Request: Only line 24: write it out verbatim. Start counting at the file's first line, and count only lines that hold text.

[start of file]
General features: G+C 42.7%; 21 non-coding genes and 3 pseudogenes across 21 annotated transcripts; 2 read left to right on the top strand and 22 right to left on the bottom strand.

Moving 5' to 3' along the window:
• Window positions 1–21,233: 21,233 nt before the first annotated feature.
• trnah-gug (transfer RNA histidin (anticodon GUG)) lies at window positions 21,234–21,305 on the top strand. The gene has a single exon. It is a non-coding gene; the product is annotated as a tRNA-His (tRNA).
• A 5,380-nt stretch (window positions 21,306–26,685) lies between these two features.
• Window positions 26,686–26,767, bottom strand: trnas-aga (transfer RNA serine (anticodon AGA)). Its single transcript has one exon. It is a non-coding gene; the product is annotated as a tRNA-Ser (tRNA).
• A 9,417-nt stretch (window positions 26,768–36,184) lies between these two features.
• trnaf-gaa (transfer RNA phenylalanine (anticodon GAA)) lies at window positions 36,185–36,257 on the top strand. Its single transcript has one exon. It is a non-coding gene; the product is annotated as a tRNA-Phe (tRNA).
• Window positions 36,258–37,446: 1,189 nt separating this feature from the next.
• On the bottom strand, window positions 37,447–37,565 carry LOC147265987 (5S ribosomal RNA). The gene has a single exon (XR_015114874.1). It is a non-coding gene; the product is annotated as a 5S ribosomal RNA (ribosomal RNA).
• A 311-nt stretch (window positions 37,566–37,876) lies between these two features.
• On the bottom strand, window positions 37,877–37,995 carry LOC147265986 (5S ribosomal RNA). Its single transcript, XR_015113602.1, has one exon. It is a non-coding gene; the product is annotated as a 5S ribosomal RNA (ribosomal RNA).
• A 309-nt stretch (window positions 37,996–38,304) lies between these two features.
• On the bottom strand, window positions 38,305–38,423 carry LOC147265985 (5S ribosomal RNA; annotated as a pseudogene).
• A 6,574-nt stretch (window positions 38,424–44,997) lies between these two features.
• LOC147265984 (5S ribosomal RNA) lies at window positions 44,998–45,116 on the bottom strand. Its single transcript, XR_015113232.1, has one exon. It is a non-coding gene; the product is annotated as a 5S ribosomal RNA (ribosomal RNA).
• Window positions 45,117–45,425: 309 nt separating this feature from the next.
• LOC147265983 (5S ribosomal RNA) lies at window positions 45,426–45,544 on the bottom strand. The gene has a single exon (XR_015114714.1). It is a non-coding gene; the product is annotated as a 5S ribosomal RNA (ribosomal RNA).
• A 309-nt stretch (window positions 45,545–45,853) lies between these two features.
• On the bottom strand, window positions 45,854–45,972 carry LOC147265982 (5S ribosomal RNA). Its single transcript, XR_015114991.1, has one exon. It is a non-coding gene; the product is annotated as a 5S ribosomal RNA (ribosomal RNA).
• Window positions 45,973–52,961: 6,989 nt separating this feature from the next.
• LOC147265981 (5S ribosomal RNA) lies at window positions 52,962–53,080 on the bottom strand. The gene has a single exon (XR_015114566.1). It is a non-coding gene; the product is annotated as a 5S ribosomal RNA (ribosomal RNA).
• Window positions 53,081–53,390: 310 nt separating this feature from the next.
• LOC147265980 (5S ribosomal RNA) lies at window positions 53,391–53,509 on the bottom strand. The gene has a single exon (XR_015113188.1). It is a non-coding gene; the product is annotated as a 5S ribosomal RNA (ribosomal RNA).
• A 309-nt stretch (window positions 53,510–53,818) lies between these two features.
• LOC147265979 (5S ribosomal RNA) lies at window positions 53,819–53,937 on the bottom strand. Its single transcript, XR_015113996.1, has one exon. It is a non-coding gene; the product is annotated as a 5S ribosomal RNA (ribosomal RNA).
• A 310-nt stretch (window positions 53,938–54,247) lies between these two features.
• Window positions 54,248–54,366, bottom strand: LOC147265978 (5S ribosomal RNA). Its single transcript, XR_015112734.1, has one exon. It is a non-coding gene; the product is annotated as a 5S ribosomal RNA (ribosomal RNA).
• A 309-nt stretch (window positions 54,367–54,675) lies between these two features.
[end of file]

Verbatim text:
• LOC147265980 (5S ribosomal RNA) lies at window positions 53,391–53,509 on the bottom strand. The gene has a single exon (XR_015113188.1). It is a non-coding gene; the product is annotated as a 5S ribosomal RNA (ribosomal RNA).